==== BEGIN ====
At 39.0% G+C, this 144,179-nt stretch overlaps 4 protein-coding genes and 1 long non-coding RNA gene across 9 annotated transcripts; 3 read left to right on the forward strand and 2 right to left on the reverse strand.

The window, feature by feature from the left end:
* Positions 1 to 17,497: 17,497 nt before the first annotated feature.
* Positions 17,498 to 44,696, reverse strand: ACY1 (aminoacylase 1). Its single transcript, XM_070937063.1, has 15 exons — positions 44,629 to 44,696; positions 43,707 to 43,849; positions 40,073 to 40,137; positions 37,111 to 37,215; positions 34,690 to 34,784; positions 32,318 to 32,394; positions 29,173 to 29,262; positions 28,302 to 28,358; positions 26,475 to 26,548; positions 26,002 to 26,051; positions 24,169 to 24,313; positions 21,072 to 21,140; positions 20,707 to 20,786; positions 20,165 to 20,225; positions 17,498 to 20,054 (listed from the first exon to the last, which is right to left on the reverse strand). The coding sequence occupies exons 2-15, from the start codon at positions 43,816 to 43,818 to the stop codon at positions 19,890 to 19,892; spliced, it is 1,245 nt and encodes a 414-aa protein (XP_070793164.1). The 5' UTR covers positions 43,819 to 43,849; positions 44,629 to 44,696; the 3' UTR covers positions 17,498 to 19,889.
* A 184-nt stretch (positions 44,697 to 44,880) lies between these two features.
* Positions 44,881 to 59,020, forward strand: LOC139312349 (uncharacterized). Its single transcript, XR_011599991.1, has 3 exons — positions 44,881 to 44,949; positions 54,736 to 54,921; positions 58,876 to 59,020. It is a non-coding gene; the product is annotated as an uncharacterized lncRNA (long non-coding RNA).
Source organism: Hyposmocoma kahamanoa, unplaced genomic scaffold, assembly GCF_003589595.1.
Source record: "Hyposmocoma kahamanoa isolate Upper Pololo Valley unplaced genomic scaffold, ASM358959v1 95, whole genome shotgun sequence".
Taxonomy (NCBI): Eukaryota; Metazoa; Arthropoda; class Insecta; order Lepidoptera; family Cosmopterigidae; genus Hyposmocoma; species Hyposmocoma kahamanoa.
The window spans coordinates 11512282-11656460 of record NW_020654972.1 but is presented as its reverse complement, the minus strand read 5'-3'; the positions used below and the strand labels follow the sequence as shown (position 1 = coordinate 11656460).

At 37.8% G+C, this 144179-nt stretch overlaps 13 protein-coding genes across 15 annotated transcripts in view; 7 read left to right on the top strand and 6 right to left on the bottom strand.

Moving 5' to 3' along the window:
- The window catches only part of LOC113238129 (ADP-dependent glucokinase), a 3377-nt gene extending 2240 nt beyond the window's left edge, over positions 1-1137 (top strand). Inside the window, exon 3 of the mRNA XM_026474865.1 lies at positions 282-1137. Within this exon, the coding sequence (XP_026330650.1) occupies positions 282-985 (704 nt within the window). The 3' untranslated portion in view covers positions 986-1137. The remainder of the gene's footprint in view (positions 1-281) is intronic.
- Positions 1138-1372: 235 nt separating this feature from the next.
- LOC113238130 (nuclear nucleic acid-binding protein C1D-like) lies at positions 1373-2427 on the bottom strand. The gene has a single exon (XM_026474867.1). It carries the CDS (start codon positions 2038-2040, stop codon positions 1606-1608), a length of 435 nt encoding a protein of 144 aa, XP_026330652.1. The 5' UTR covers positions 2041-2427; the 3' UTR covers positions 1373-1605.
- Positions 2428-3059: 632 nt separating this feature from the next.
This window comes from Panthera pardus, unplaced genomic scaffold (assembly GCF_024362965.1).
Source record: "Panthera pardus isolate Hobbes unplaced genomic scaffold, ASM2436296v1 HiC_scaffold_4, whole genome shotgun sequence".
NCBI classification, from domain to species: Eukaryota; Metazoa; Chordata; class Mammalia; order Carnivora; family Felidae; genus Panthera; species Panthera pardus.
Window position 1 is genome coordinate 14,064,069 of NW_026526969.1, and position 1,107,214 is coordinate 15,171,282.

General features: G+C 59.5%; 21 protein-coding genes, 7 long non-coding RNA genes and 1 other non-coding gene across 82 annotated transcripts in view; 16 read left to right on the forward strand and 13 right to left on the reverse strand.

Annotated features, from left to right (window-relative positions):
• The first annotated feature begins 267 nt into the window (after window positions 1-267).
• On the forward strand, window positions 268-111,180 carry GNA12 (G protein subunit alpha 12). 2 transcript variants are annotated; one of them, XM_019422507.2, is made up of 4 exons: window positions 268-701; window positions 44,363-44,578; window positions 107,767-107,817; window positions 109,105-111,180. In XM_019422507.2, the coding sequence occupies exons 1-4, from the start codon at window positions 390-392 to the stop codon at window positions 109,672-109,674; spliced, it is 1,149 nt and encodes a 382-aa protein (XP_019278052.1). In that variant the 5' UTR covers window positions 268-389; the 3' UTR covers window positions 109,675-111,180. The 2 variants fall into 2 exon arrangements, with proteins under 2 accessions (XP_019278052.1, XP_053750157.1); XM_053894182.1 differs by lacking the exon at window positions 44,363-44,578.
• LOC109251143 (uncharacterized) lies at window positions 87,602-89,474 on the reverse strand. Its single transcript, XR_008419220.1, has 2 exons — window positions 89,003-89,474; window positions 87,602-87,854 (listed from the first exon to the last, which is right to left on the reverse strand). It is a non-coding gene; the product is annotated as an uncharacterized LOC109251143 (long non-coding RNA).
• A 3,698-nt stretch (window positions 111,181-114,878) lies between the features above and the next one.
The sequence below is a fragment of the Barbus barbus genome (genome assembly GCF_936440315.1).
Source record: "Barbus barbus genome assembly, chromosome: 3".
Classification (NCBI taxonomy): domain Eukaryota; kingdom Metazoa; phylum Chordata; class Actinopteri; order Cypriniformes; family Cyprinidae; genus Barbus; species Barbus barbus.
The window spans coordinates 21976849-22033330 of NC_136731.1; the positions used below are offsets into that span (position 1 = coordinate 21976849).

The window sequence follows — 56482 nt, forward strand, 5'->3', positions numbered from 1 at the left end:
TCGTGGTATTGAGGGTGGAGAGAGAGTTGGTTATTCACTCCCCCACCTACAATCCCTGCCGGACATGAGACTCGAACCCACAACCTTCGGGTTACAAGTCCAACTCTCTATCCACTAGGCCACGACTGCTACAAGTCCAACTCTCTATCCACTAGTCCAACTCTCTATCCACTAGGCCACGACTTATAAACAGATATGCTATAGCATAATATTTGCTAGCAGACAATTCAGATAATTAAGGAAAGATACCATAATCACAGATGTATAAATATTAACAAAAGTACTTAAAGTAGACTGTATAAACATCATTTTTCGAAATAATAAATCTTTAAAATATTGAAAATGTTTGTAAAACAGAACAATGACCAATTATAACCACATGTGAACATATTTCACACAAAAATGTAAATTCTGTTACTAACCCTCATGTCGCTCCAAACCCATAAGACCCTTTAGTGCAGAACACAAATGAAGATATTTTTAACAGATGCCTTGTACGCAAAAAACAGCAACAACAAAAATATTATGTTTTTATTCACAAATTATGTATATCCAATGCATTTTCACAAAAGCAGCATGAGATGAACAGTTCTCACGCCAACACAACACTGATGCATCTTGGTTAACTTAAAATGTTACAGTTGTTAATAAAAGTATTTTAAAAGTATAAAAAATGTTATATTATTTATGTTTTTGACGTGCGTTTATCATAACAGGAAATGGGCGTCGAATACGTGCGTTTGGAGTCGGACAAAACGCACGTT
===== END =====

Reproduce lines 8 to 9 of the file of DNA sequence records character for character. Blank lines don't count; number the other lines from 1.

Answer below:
Source record: "Hyposmocoma kahamanoa isolate Upper Pololo Valley unplaced genomic scaffold, ASM358959v1 95, whole genome shotgun sequence".
Taxonomy (NCBI): Eukaryota; Metazoa; Arthropoda; class Insecta; order Lepidoptera; family Cosmopterigidae; genus Hyposmocoma; species Hyposmocoma kahamanoa.